“The special counsel’s report, even in redacted form, outlines substantial evidence that President Trump engaged in obstruction and other abuses,” the panel’s chairman, Rep. Jerrold Nadler (D-N.Y.), said in a statement, calling McGahn “a critical witness to many of the allege instances of obstruction of justice and other misconduct described in the Mueller report.”
“His testimony will help shed further light on the president’s attacks on the rule of law, and his attempts to cover up those actions by lying to the American people and requesting others do the same,” Nadler continued.
McGahn is the first former White House employee to receive a subpoena for congressional testimony in the wake of special counsel Robert S. Mueller III’s redacted report being released to the public. Last week, the Judiciary Committee also issued a subpoena for the full report, absent redactions, to the Justice Department; the panel has also prepared subpoenas for other former White House officials, including former communications director Hope Hicks.
According to the subpoena, Nadler wants McGahn to produce the requested documents and records by May 7 and testify before the panel May 21.
McGahn emerged as a key witness in Mueller’s 448-page report, detailing several occasions when Trump ordered him to “do crazy shit,” according to the special counsel’s findings — such as persuade the Justice Department to get rid of Mueller. McGahn didn’t, and almost resigned over the episode. He also refused to issue a public statement denying the reports Trump wanted to fire Mueller were true when the president asked him to.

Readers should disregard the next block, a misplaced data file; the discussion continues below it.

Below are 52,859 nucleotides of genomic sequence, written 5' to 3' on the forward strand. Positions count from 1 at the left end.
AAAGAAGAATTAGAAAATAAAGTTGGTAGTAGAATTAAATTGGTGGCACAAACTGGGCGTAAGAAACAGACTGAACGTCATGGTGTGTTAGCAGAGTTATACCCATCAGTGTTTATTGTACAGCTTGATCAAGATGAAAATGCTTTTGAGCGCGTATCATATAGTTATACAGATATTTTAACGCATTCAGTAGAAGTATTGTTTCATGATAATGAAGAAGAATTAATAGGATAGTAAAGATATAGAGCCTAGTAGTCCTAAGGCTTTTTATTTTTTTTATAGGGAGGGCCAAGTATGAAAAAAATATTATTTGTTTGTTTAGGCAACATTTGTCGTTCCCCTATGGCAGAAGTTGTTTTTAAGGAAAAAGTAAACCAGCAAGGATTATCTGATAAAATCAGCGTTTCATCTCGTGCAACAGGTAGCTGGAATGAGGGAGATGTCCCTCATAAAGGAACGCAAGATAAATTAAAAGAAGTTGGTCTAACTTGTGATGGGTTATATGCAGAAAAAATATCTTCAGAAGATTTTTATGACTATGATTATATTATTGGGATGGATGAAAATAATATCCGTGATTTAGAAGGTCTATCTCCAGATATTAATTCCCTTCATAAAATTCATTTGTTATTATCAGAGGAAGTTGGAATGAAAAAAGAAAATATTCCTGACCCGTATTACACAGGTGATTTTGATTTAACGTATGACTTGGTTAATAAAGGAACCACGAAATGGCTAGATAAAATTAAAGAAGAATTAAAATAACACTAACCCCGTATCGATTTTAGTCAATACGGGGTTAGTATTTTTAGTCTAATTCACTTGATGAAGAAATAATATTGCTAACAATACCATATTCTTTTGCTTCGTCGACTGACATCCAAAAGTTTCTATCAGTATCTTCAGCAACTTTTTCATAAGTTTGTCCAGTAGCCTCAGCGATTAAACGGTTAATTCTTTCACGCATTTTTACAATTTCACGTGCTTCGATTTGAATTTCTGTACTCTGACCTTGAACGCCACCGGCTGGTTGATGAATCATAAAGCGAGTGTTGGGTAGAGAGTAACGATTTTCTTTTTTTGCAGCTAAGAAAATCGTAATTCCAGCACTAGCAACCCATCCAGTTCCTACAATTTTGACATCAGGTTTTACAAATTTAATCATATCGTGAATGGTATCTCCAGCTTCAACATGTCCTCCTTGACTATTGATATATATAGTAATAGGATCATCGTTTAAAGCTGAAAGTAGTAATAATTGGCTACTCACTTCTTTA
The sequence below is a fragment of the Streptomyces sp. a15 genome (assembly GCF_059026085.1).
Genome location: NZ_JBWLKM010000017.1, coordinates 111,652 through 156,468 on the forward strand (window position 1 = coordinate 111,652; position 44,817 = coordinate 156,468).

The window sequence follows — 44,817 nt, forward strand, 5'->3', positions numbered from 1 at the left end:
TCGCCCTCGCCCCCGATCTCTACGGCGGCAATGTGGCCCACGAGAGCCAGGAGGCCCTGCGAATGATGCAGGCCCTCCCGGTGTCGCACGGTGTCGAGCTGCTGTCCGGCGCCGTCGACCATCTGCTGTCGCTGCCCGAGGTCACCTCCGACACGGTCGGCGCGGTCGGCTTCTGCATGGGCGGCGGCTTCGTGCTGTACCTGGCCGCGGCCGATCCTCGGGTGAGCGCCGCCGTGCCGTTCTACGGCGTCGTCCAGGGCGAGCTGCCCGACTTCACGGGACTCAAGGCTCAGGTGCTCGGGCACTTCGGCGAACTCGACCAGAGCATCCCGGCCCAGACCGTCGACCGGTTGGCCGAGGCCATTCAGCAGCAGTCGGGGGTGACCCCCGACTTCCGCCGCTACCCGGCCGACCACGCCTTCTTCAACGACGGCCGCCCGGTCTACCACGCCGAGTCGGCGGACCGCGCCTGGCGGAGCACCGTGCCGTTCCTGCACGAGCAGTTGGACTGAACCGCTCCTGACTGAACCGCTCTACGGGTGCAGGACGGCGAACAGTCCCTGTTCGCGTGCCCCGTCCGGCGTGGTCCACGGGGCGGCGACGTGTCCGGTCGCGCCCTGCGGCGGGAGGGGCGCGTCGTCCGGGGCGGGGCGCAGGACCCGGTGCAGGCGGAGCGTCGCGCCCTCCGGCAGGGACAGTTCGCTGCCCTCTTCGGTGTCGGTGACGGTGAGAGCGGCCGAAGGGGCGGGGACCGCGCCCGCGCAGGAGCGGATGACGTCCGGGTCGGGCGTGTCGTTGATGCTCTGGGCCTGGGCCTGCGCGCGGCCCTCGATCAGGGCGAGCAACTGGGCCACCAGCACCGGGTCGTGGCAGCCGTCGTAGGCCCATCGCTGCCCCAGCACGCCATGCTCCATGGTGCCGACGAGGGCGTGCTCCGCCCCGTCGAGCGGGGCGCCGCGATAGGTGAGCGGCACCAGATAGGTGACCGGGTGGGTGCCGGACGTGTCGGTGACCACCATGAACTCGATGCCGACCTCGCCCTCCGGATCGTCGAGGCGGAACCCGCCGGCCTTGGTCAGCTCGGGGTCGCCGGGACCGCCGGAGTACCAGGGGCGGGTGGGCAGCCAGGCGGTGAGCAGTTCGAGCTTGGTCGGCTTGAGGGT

McGahn also told the special counsel about how Trump sought to prevent former attorney general Jeff Sessions from recusing himself from oversight of Mueller’s probe. In that case, McGahn did communicate the president’s desires to Sessions, who decided to recuse himself anyway.
The former White House lawyer’s testimony fits into what emerges as a pattern of behavior by Trump, depicted across the pages of Mueller’s report, in which he frequently ordered subordinates to lie or take steps that would have run afoul of the law. But the report also makes clear that those subordinates chose not to heed his demands. The fact that White House employees did not follow his more questionable orders may have saved the president from more legal jeopardy on matters of potential obstruction of justice. But the disclosure of that pattern nonetheless angered Trump, who told reporters Monday: “Nobody disobeys my orders.”
Since the report’s release, Trump has also taken particular aim at McGahn for taking notes during their meetings. In the report, McGahn recalled how Trump told him that “lawyers don’t take notes” — recalling how previous lawyers, such as Roy Cohn, had never taken notes during meetings with Trump.
McGahn responded by assuring Trump that a “real lawyer” like himself did take notes. Cohn, a onetime mentor and fixer for Trump, was eventually disbarred.
On Sunday, Trump lashed out at McGahn’s notetaking again, this time on Twitter.